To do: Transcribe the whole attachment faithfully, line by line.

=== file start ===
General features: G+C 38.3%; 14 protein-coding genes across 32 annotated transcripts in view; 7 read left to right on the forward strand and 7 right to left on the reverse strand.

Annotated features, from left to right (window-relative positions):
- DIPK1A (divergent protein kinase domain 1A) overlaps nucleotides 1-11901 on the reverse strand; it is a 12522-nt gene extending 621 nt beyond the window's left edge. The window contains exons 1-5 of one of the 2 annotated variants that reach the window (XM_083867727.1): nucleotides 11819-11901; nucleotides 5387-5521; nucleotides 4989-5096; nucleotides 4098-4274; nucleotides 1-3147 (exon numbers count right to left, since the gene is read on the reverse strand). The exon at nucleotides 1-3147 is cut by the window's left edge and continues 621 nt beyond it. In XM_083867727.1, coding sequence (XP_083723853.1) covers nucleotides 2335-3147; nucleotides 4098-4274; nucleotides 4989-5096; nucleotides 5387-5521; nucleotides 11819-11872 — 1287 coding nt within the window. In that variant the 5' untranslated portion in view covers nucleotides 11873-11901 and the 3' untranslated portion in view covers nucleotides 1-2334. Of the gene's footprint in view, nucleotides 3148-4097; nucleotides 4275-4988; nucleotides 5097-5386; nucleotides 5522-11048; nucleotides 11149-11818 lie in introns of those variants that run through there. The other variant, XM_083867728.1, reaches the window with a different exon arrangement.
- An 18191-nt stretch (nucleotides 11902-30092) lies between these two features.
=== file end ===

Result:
General features: G+C 38.3%; 14 protein-coding genes across 32 annotated transcripts in view; 7 read left to right on the forward strand and 7 right to left on the reverse strand.

Annotated features, from left to right (window-relative positions):
- DIPK1A (divergent protein kinase domain 1A) overlaps nucleotides 1-11901 on the reverse strand; it is a 12522-nt gene extending 621 nt beyond the window's left edge. The window contains exons 1-5 of one of the 2 annotated variants that reach the window (XM_083867727.1): nucleotides 11819-11901; nucleotides 5387-5521; nucleotides 4989-5096; nucleotides 4098-4274; nucleotides 1-3147 (exon numbers count right to left, since the gene is read on the reverse strand). The exon at nucleotides 1-3147 is cut by the window's left edge and continues 621 nt beyond it. In XM_083867727.1, coding sequence (XP_083723853.1) covers nucleotides 2335-3147; nucleotides 4098-4274; nucleotides 4989-5096; nucleotides 5387-5521; nucleotides 11819-11872 — 1287 coding nt within the window. In that variant the 5' untranslated portion in view covers nucleotides 11873-11901 and the 3' untranslated portion in view covers nucleotides 1-2334. Of the gene's footprint in view, nucleotides 3148-4097; nucleotides 4275-4988; nucleotides 5097-5386; nucleotides 5522-11048; nucleotides 11149-11818 lie in introns of those variants that run through there. The other variant, XM_083867728.1, reaches the window with a different exon arrangement.
- An 18191-nt stretch (nucleotides 11902-30092) lies between these two features.